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Jun 12, 2020 9:48 AM CST
|I have a small sunny courtyard in the end unit condo. I have lots of flowers Of many colors and varieties,
potted and in ground. Ground cover, vines,grasses, Two small dogs that don't chase the one lizard, had a garden spider last year, saw a small green frog This year. I have lots of worms where I dig. I water from a hose when needed. Question: saw 1 butterfly this spring, no bees, no birds, a few wasps. Vegetables bloom but does not set. I haven't ever used insecticide, some miracle grow. What is going on here?
Jun 12, 2020 10:12 AM CST
|Just because you have flowers in no way guarantees bees or butterflies.
I have a feeling that if you are fenced in, the breezes blowing through your yard area are very limited.
The odor to attract pollinators has trouble being picked up by these guys. Plus a lot of these guys locate by sight as well as scent.
I recently read that butterflies prefer yellows, oranges through reds and bees prefer pinks, lavenders and purples. Whether or not that is true doesn't really matter but what it does tell me that they do indeed locate food sources by sight as well as fragrance.
Are your flowers visible from 50-100 yards off?
Birds don't typically eat nectar or pollen so flowers don't attract them. You need feeders and a bird bath!
Rodney Wilcox Jones, my idol!
Businessman, Orchid grower, hybridizer, lived to 107!
Jun 12, 2020 10:32 AM CST
|The thread "No bees" in Ask a Question forum
Life is not a journey to the grave with the intention of arriving safely in a pretty and well preserved body, but rather to skid in broadside, thoroughly used up, totally worn out, and proclaiming...."WOW What a Ride!!" -Mark Frost
President: Orchid Society of Northern Nevada
Jun 12, 2020 10:55 AM CST
|First, I would take a walk around the area and see if I saw the expected bees working flowers. I would think it unusual if I never saw any bees where there were a lot of flowers. Bees can forage out for a very long distance and direct other members of the colony to what they find. And colors are there targets. (We can't wear bright clothing around the ancient oak tree beside the house because they attract the bees living in it. Even my orange Kabota tractor brings them in to check it.)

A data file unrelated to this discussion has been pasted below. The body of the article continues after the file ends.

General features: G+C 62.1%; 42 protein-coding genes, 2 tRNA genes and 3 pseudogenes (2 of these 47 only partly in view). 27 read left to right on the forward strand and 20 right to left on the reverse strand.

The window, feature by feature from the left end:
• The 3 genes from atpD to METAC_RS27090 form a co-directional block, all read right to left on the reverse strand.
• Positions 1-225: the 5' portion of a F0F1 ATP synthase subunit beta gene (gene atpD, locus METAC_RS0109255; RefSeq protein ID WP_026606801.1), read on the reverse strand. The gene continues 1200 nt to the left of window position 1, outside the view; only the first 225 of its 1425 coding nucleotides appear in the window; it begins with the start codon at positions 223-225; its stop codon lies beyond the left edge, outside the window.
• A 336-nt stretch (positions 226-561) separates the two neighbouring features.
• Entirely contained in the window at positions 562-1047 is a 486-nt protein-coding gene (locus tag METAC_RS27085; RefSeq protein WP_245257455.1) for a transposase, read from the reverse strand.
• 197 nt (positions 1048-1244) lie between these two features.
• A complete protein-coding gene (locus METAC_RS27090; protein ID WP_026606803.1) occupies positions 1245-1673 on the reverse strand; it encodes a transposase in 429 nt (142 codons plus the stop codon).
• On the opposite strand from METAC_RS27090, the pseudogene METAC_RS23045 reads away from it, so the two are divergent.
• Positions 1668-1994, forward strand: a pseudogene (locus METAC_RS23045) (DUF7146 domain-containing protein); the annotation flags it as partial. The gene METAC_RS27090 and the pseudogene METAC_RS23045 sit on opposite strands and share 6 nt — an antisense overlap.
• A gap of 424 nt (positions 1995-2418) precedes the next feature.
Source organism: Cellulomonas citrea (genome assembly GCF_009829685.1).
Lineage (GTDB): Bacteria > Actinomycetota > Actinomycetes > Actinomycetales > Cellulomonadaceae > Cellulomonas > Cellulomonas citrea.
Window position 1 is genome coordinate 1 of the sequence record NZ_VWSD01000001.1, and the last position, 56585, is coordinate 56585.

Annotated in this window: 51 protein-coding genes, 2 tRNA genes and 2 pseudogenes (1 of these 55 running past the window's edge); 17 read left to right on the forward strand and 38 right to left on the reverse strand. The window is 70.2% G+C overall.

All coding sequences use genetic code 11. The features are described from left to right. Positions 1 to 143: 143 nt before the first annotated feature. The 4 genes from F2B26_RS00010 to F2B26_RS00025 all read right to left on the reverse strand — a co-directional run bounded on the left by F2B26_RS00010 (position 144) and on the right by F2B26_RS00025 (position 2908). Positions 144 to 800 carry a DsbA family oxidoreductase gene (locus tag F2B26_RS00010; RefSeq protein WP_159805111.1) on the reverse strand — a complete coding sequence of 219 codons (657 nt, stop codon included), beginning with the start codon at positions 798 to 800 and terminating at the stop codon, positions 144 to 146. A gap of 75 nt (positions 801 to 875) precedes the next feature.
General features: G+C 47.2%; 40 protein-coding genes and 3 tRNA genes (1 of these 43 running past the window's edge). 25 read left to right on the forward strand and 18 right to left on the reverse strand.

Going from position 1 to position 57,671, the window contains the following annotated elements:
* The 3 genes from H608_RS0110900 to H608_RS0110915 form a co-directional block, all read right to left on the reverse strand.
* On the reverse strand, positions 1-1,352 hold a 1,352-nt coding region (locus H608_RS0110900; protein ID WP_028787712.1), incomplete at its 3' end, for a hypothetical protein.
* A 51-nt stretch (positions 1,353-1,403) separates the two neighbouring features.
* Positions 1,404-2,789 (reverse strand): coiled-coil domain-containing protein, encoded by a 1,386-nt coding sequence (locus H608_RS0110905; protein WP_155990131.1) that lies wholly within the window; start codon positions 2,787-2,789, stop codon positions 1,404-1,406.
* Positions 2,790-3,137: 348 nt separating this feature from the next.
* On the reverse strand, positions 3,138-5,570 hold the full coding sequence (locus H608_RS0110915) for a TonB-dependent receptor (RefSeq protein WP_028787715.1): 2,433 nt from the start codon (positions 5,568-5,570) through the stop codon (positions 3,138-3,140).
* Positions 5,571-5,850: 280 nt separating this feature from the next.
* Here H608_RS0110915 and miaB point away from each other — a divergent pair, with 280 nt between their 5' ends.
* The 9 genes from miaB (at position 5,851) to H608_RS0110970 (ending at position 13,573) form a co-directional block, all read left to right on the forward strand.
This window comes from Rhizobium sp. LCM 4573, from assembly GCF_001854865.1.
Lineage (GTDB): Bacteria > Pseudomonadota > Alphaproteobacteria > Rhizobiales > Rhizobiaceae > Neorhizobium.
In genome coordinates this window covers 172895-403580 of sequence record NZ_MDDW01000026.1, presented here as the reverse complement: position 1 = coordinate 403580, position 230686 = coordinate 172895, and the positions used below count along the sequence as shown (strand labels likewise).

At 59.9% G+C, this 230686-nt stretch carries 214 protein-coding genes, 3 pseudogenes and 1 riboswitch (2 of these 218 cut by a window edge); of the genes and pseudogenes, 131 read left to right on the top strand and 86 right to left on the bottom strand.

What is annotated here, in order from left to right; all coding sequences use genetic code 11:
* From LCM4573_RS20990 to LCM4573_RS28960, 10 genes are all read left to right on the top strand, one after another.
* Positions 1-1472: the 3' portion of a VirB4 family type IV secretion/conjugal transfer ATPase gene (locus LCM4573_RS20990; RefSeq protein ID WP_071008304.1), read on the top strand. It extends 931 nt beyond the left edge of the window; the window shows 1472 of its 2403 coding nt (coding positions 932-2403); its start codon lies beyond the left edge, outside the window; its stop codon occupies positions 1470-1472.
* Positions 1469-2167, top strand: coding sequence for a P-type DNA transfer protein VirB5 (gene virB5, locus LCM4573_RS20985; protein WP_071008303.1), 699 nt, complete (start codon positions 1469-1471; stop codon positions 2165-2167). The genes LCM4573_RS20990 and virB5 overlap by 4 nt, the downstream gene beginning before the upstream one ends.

I guess I would try to find out if anyone else of the condo management is aggressive with pesticides. A lot of people simply don't understand the value of bees and that they have no reason to attack anything not threatening the colony.
As to birds, perhaps there is nothing in your garden to attract them. Usually, a bird feeder with food appropriate to the area will not go many days before birds find it. Doesn't have to be fancy. Mine is just a clay bottom pan from a flower pot. Although right now and right here (Central Texas), the birds who used to mob my feeder ignore it and find plenty of wild food. But a bird bath is always in season. So I have stopped feeding. They will only find more to eat as the fields around me produce corn and sorghum. They might well be still going for feeders where you are.
Read up on feeding birds in your area and be ready in the fall. Around here, I find black sunflower seed to be appreciated by all. Slightly messy, though. They throw the hulls around.
I can't say much about the vegetables, except that you may need to check up on the varieties and see that they are appropriate for your region. For instance, I can't get a lot of tomatoes to fruit. It simply gets too hot to soon for them to set. I have to find special heat tolerant varieties.
And you may need to fertilize or alter your fertilizer. Most places have state labs that will analyze soil for you and tell you how to amend it. And it might just be related to the lack of bees and butterflies. In order to set fruit, plants need to be pollinated. If you never see any sort of insect servicing your plants, that may well be the problem.
There are also plants specifically suited to attract butterflies. But most are migratory so will only be around parts of the year.
Also look up mason bees and the simple houses you can offer them. They are solitary bees and readily use houses that are collections of tubes or tubelike holes. They even try to use my scrap pile of irrigation tubing. They use the tubes to store pollen (which makes them good pollinators) and then lay an egg that will develop over the winter and emerge in spring. Very cheap and easy way to have bees living in your yard. Probably getting late for this year, but you can ask your area ag extension agent and be ready with houses next spring.
You can also feed hummingbirds, and that will help get them to notice your flowers and vegetable blooms.
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